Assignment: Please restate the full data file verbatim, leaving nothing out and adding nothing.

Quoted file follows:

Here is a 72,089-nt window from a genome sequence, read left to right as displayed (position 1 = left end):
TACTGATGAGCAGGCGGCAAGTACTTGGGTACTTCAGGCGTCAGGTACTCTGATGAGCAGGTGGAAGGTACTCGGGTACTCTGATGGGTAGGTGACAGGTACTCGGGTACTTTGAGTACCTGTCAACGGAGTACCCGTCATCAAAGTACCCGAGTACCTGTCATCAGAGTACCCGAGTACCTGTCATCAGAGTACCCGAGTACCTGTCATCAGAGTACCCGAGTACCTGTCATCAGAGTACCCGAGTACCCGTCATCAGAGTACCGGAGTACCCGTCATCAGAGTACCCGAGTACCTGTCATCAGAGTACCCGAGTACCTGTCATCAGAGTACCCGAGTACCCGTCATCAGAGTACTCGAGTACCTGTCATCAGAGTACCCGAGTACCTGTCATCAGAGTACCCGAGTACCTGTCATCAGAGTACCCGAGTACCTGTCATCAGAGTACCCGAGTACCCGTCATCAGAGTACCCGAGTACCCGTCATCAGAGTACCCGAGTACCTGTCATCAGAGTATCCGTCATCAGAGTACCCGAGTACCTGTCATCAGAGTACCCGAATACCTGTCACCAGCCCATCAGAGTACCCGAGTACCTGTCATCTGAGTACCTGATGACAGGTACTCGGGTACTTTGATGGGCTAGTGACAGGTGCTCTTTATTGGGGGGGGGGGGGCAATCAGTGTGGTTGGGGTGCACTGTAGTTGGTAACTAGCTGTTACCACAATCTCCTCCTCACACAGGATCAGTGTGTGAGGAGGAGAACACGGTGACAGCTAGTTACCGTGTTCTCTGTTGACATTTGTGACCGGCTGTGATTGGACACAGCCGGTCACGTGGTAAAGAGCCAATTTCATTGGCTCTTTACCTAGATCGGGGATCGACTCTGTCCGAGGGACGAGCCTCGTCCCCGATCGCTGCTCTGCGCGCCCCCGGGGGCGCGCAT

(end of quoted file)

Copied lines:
Here is a 72,089-nt window from a genome sequence, read left to right as displayed (position 1 = left end):
TACTGATGAGCAGGCGGCAAGTACTTGGGTACTTCAGGCGTCAGGTACTCTGATGAGCAGGTGGAAGGTACTCGGGTACTCTGATGGGTAGGTGACAGGTACTCGGGTACTTTGAGTACCTGTCAACGGAGTACCCGTCATCAAAGTACCCGAGTACCTGTCATCAGAGTACCCGAGTACCTGTCATCAGAGTACCCGAGTACCTGTCATCAGAGTACCCGAGTACCTGTCATCAGAGTACCCGAGTACCCGTCATCAGAGTACCGGAGTACCCGTCATCAGAGTACCCGAGTACCTGTCATCAGAGTACCCGAGTACCTGTCATCAGAGTACCCGAGTACCCGTCATCAGAGTACTCGAGTACCTGTCATCAGAGTACCCGAGTACCTGTCATCAGAGTACCCGAGTACCTGTCATCAGAGTACCCGAGTACCTGTCATCAGAGTACCCGAGTACCCGTCATCAGAGTACCCGAGTACCCGTCATCAGAGTACCCGAGTACCTGTCATCAGAGTATCCGTCATCAGAGTACCCGAGTACCTGTCATCAGAGTACCCGAATACCTGTCACCAGCCCATCAGAGTACCCGAGTACCTGTCATCTGAGTACCTGATGACAGGTACTCGGGTACTTTGATGGGCTAGTGACAGGTGCTCTTTATTGGGGGGGGGGGGGCAATCAGTGTGGTTGGGGTGCACTGTAGTTGGTAACTAGCTGTTACCACAATCTCCTCCTCACACAGGATCAGTGTGTGAGGAGGAGAACACGGTGACAGCTAGTTACCGTGTTCTCTGTTGACATTTGTGACCGGCTGTGATTGGACACAGCCGGTCACGTGGTAAAGAGCCAATTTCATTGGCTCTTTACCTAGATCGGGGATCGACTCTGTCCGAGGGACGAGCCTCGTCCCCGATCGCTGCTCTGCGCGCCCCCGGGGGCGCGCAT